Triumph TBS Air Filter Change
I’ve done a lot of motorcycle maintenance in my time.
But replacing the air filter on my 1999 Triumph Thunderbird Sport probably ranks as one of the most frustrating mechanical experiences ever.
It even beats the wacko oil filter change on the oil-cooler equipped BMW R100RS, which involves radical contortions and special tools and took me 4 hours after I finally removed the right hand exhaust.
Something as simple and routine as an air filter change should not take more than, say, 1/2 hour? I can change the air filter on both my BMW Airheads in less than half that time.
So unless someone clues me in to the secret of the TBS air filter change, I’m going to rank it as one of the most bonehead engineering decisions that Hinckley-flavored Triumph has made on an otherwise very nicely designed motorcycle.
If anyone has any tips on making this job easier or can point out any mistakes I made, please feel free to send them to me at firstname.lastname@example.org and I’ll add them to this article for the benefit of others.
Changing the Air Filter on the Thunderbird Sport
The problem is indicated by the yellow arrow in the photo above: the front airbox on the TBS is a one-piece, U-shaped design that wraps around the chassis backbone.
After scratching my head and trying everything I could think of, I could not figure out a way to get the airbox out from around the backbone without first removing the carburetors.
I guess Triumph had its reasons for this design, but it sure seems to this armchair engineer that there could have been several other ways to locate the air filter which would have made this job much easier.
For example, the right-hand side of the air filter chamber, indicated by the white arrow above, could have been designed as a separate piece with a couple of clips to unfasten a section of plastic and access the filter.
Pop the clips, slide out the air filter, slide in a new one and you’re done.
Alternatively, the air filter could have been located in the rear airbox (pink arrow, photo left).
This area has the snout for the air intake (the air intake snout is located on the right side of the bike, in back of the battery and not visible in this photo).
This airbox is located under the seat and is easy to access.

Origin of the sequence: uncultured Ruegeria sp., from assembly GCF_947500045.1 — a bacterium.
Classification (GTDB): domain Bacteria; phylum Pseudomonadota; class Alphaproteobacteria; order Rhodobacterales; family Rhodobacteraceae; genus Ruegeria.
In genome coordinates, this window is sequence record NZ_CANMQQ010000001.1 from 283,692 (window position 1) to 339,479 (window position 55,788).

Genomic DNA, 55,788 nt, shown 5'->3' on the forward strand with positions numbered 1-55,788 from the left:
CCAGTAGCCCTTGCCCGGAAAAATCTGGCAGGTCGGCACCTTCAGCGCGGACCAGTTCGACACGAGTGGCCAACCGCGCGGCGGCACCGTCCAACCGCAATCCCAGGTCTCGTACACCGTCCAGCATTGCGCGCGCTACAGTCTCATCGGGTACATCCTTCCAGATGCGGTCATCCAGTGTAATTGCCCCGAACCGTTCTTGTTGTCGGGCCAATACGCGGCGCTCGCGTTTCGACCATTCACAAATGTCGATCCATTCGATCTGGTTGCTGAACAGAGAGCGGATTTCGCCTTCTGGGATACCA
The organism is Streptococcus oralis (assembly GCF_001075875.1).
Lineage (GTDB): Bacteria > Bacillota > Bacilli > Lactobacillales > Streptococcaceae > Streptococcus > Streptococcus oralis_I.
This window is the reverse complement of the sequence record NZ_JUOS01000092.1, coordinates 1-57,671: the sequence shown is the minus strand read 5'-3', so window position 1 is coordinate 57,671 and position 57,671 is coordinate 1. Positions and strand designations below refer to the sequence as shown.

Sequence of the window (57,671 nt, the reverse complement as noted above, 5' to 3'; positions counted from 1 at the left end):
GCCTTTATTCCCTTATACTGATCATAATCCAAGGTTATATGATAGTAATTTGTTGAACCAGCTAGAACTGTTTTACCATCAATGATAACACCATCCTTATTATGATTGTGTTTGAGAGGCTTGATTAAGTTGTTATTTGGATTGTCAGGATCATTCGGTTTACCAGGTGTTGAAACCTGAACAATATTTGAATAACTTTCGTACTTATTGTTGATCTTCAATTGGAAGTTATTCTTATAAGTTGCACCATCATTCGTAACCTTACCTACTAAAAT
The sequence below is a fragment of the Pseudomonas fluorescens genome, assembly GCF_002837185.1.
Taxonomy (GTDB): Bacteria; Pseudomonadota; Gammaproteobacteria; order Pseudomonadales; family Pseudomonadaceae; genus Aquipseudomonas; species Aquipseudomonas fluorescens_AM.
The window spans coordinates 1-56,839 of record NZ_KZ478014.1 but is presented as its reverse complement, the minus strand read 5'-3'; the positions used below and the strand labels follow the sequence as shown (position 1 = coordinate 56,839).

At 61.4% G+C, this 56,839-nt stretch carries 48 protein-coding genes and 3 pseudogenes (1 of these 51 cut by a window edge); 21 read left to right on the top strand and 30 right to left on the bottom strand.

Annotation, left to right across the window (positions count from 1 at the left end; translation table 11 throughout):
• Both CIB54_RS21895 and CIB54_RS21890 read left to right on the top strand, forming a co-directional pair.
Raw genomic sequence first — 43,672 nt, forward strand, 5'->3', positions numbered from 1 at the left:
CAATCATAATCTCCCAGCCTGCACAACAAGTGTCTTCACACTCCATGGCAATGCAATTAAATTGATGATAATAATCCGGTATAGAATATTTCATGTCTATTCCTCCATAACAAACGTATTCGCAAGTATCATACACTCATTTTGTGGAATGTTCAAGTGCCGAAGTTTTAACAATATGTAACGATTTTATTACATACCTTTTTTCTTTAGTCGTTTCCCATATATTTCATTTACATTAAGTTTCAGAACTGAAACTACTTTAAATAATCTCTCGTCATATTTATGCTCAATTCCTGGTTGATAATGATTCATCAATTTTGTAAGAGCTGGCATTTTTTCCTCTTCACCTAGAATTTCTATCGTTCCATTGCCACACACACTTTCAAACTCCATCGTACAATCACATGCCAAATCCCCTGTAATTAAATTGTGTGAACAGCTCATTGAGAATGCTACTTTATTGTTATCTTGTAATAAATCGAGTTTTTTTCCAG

Air flows in through the snout and into the primary airbox (pink arrow), then through the tube and gasket (red arrow) connecting the two airboxes.
It then flow into the front airbox (green arrow), and finally through the air filter, which lives at the intersection of the front airbox and the air filter chamber that attaches to the carbs.
The tip of the green arrow indicates the location of the air filter.
To make things more confusing, the routine maintenance section of the Haynes manual refers the reader to chapter 4 for airbox removal.
Chapter 4, section 16 of the Haynes manual details removing the airbox but never says that the carbs have to be removed first.
I suppose an argument could be made that Haynes steps you through removing the carbs in the beginning of chapter 4, so by time you get to section 16 the carbs should already be out.
I sure missed this the first time around.
I’m probably ranting here, but I would think that since you may have arrived at section 16 in chapter 4 from the routine maintenance section with only a desire to replace the air filter and not remove the carbs, that at least Haynes should have mentioned that you’ll need to remove the carbs before you can remove the airbox.
I spent a lot of time and effort wondering why I couldn’t get the airbox out by following the Haynes instructions, until I realized that the carbs have to come out first. Maybe I’m a bit slow on the pick-up, but hopefully this will save someone else a headache.
By the way, besides a set of long hex wrenches or hex bits, a long screwdriver and a 10mm socket or wrench (to remove the fuel tank bolts), you’ll need size T25 and T30 Torx bits to do this job.
You’ll need to really reach in there to loosen the carb hose clamps, so it definitely helps if you have the screwdriver bits, the hex bits and the Torx bits all ready to use on a long-handled bit driver.
See our Wiha bit driver review, which is an excellent tool for this job (no connection with Wiha other than a satisfied user).
Removing the Fuel Tank
Anyway, you’ll first have to remove the fuel tank (see the wBW article on Thunderbird Sport coolant changes for instructions on how to do this).
Make sure the carbs are drained before you start this job; you can do this by closing the fuel tap and running the engine until it’s out of gas before you remove the fuel tank.
Be really careful during this project, as you’re likely to spill some fuel here or there.
You’ll need to remove the chrome “air filter” trim on each side of the TBS and also the black plastic fluted covers.